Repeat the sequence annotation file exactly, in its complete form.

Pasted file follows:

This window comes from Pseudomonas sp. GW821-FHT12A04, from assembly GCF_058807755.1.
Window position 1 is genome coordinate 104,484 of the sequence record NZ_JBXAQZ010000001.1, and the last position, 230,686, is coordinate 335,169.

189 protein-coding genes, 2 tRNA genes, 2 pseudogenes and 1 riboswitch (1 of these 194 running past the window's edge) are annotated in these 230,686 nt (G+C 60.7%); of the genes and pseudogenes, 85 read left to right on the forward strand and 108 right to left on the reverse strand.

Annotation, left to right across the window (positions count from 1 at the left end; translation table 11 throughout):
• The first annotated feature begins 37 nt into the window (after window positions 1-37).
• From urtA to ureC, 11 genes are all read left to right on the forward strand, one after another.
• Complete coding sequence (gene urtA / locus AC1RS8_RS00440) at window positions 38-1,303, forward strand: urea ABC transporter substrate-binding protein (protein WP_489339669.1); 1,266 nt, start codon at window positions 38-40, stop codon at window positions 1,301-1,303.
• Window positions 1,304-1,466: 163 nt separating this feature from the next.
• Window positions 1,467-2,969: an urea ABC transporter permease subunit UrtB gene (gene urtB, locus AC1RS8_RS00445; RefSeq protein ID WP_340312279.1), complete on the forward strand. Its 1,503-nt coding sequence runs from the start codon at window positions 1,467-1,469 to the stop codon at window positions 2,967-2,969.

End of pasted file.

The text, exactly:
This window comes from Pseudomonas sp. GW821-FHT12A04, from assembly GCF_058807755.1.
Window position 1 is genome coordinate 104,484 of the sequence record NZ_JBXAQZ010000001.1, and the last position, 230,686, is coordinate 335,169.

189 protein-coding genes, 2 tRNA genes, 2 pseudogenes and 1 riboswitch (1 of these 194 running past the window's edge) are annotated in these 230,686 nt (G+C 60.7%); of the genes and pseudogenes, 85 read left to right on the forward strand and 108 right to left on the reverse strand.

Annotation, left to right across the window (positions count from 1 at the left end; translation table 11 throughout):
• The first annotated feature begins 37 nt into the window (after window positions 1-37).
• From urtA to ureC, 11 genes are all read left to right on the forward strand, one after another.
• Complete coding sequence (gene urtA / locus AC1RS8_RS00440) at window positions 38-1,303, forward strand: urea ABC transporter substrate-binding protein (protein WP_489339669.1); 1,266 nt, start codon at window positions 38-40, stop codon at window positions 1,301-1,303.
• Window positions 1,304-1,466: 163 nt separating this feature from the next.
• Window positions 1,467-2,969: an urea ABC transporter permease subunit UrtB gene (gene urtB, locus AC1RS8_RS00445; RefSeq protein ID WP_340312279.1), complete on the forward strand. Its 1,503-nt coding sequence runs from the start codon at window positions 1,467-1,469 to the stop codon at window positions 2,967-2,969.